where is a generalized hypergeometric function and is the gamma function (Bailey 1935, p. 16; Koepf 1998, p. 32).
The generalized hypergeometric function is given by a hypergeometricseries, i.e., a series for which the ratio of successive terms can be written(1)(The factor of in the denominator is present for historical reasons of notation.) The resulting generalized hypergeometric function is written(2)(3)where is the Pochhammer symbol or rising factorial(4)A generalized hypergeometric function therefore has parameters of type 1 and parameters of type 2.A number of generalized hypergeometric functions has special names. is called a confluent hypergeometric limit function, and is implemented in the Wolfram Language as Hypergeometric0F1[b, z]. (also denoted ) is called a confluent hypergeometric function of the first kind, and is implemented in the Wolfram Language as Hypergeometric1F1[a, b, z]. The function is often called "the" hypergeometric function or Gauss's hypergeometric function, and is implemented in the Wolfram..
Thomae's theorem, also called Thomae's transformation, is the generalizedhypergeometric function identity(1)where is the gamma function, is a generalized hypergeometric function,(2)and (Bailey 1935, p. 14). It is a generalization of Dixon's theorem (Slater 1966, p. 52).An equivalent formulation is given by(3)(Hardy 1999, p. 104). The symmetry of this form was used by Ramanujan in his proof of the identity, which is essentially the same as Thomae's. Interestingly, this is one of the few cases in which Ramanujan gives an explicit proof of one of his propositions (Hardy 1999, p. 104).A special case of the theorem is given by(4)(J. Sondow, pers. comm., May 25, 2003).
Lauricella functions are generalizations of the Gauss hypergeometric functions to multiple variables. Four such generalizations were investigated by Lauricella (1893), and more fully by Appell and Kampé de Fériet (1926, p. 117). Let be the number of variables, then the Lauricella functions are defined byIf , then these functions reduce to the Appell hypergeometric functions , , , and , respectively. If , all four become the Gauss hypergeometric function (Exton 1978, p. 29).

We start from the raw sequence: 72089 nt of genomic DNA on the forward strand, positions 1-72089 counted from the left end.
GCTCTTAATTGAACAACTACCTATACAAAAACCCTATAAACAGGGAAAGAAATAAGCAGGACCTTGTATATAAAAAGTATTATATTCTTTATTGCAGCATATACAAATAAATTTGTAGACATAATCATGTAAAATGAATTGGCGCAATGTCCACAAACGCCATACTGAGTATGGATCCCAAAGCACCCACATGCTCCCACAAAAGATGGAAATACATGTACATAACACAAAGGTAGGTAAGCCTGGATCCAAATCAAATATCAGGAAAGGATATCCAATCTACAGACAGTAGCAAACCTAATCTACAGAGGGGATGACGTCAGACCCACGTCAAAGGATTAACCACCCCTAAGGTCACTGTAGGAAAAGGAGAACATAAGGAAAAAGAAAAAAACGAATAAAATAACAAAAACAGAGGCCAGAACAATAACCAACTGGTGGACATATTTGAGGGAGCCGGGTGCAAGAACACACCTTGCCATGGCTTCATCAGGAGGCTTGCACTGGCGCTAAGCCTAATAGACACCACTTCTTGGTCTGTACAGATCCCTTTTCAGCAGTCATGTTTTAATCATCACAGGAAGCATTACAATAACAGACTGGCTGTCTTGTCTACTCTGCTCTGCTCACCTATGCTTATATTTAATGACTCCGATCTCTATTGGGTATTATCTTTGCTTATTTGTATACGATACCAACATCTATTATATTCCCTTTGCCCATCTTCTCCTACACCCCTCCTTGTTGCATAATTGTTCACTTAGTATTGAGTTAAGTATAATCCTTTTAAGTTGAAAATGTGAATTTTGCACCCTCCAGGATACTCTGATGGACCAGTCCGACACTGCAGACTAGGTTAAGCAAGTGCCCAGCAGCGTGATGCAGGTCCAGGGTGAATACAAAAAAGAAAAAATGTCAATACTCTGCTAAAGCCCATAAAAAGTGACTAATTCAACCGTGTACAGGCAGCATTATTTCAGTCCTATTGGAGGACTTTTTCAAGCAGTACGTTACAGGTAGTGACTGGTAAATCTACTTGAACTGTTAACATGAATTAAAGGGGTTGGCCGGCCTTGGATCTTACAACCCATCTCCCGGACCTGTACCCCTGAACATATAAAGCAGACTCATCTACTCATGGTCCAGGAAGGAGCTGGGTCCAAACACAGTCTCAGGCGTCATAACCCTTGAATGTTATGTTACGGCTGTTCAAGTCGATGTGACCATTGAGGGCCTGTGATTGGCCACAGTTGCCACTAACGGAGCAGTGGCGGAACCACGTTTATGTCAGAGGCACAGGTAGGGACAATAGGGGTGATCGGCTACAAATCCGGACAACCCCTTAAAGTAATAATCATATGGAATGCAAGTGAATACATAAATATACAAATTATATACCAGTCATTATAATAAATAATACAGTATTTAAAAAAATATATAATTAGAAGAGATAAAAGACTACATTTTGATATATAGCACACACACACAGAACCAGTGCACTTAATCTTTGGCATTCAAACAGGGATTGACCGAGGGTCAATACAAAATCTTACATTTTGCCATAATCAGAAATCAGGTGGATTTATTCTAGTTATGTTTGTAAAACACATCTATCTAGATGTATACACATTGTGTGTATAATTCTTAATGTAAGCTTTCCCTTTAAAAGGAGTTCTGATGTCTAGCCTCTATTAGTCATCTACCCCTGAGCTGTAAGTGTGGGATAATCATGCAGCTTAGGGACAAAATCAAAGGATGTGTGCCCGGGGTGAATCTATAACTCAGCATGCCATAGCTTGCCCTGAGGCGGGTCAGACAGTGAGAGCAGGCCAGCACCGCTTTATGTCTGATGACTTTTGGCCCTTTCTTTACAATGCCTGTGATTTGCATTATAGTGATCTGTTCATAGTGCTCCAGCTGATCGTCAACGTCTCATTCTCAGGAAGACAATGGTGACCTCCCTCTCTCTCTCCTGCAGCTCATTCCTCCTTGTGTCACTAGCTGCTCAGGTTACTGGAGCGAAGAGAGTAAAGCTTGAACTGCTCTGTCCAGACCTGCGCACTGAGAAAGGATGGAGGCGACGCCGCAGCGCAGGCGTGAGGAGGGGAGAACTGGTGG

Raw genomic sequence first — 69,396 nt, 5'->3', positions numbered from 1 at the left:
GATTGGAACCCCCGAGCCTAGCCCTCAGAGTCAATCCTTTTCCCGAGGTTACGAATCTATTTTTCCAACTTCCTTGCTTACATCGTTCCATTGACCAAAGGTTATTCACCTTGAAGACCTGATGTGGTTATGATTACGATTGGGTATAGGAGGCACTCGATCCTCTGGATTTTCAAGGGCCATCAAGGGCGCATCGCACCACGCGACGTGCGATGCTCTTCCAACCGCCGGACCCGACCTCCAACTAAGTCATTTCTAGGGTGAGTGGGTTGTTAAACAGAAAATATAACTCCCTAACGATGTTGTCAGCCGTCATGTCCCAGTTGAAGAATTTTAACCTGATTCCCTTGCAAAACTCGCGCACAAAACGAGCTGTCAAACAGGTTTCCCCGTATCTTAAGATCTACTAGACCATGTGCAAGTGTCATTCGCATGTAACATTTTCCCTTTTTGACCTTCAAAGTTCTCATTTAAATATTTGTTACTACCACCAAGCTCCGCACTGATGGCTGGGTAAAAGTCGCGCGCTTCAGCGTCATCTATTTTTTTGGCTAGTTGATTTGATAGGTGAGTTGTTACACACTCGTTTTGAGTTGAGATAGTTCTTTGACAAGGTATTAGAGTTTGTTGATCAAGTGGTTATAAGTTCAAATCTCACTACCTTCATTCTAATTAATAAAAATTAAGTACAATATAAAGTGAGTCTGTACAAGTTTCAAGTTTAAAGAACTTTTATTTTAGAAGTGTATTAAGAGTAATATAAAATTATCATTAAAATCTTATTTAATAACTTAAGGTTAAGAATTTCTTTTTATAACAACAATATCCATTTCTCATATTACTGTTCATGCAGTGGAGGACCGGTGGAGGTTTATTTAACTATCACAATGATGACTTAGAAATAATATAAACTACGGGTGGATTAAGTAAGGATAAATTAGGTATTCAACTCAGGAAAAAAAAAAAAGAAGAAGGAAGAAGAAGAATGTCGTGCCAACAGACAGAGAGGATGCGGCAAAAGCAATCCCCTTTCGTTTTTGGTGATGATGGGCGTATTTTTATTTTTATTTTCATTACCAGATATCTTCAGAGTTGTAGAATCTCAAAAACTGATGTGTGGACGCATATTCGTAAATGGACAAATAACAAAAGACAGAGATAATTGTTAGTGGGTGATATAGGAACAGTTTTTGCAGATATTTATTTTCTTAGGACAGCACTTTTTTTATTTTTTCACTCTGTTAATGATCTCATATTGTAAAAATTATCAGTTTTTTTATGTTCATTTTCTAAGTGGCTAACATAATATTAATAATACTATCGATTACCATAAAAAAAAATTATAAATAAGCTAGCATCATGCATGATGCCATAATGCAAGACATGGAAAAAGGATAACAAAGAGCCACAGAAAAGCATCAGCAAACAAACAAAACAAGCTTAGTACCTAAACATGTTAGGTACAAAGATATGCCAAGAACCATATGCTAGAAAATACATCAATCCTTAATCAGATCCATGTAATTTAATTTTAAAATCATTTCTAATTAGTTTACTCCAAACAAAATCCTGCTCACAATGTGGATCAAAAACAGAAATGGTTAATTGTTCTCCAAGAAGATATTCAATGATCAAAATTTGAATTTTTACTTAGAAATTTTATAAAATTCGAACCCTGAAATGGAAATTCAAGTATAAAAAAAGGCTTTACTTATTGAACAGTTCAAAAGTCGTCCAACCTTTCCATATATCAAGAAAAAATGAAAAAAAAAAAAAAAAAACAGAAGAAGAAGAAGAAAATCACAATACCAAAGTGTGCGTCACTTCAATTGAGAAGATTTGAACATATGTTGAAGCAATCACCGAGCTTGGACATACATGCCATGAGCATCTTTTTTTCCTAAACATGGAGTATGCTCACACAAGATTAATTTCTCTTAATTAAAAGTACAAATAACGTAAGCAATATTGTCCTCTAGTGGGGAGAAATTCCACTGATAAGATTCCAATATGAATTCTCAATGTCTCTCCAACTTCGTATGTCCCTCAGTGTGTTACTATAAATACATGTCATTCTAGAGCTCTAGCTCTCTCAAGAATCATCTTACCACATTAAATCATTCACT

A special function generalizes the generalized hypergeometric function to two variables and includes the Appell hypergeometric function as a special case. The Kampe de Feriet function can represent derivatives of generalized hypergeometric functions with respect to their parameters, as well as indefinite integrals of two and three Meijer G-functions. Exton and Krupnikov (1998) have derived a large collection of formulas involving this function.Kampé de Fériet functions are written in the notation(1)Special cases include(2)(3)for and , where is the incomplete elliptic integral of the second kind and is the incomplete elliptic integral of the first kind, as well as(4)for , where is the incomplete elliptic integral of the third kind (Exton and Krupnikov 1998, p. 1). Additional identities are given by(5)(6)(7)(Exton and Krupnikov 1998, p. 3)...
The 34 distinct convergent hypergeometric series of order two enumerated by Horn (1931) and corrected by Borngässer (1933). There are 14 complete series for which :(1)(2)(3)(4)(5)(6)(7)(8)(9)(10)(11)(12)(13)(14)(of which , , , and are precisely Appell hypergeometric functions), and 20 confluent series with , , and not both 2:(15)(16)(17)(18)(19)(20)(21)(22)(23)(24)(25)(26)(27)(28)(29)(30)(31)(32)(33)(34)(Erdélyi et al. 1981, pp. 224-226; Srivastava and Karlsson 1985, pp. 24-26). Here, the sums are taken over nonnegative integers and .Note that , , and as defined by Erdélyi et al. (1981) are erroneous; the correct formulas given above may be found in Srivastava and Karlsson (1985, pp. 25-26).
A formal extension of the hypergeometric function to two variables, resulting in four kinds of functions (Appell 1925; Picard 1880ab, 1881; Goursat 1882; Whittaker and Watson 1990, Ex. 22, p. 300),(1)(2)(3)(4)These double series are absolutely convergent for(5)Appell defined the functions in 1880 and they were subsequently studied by Picard in 1881. The functions , , and can be expressed in terms of double integrals as(6)(7)(8)(Bailey 1934, pp. 76-77). There appears to be no simple integral representation of this type for the function (Bailey 1934, p. 77).The function can also be expressed by the simple integral(9)(Bailey 1934, p. 77), for and .The Appell functions are special cases of the Kampé de Fériet function, and are the first four in the set of Horn functions. The function is implemented in the Wolfram Language as AppellF1[a, b1, b2, c, x, y].For general complex parameters, the function..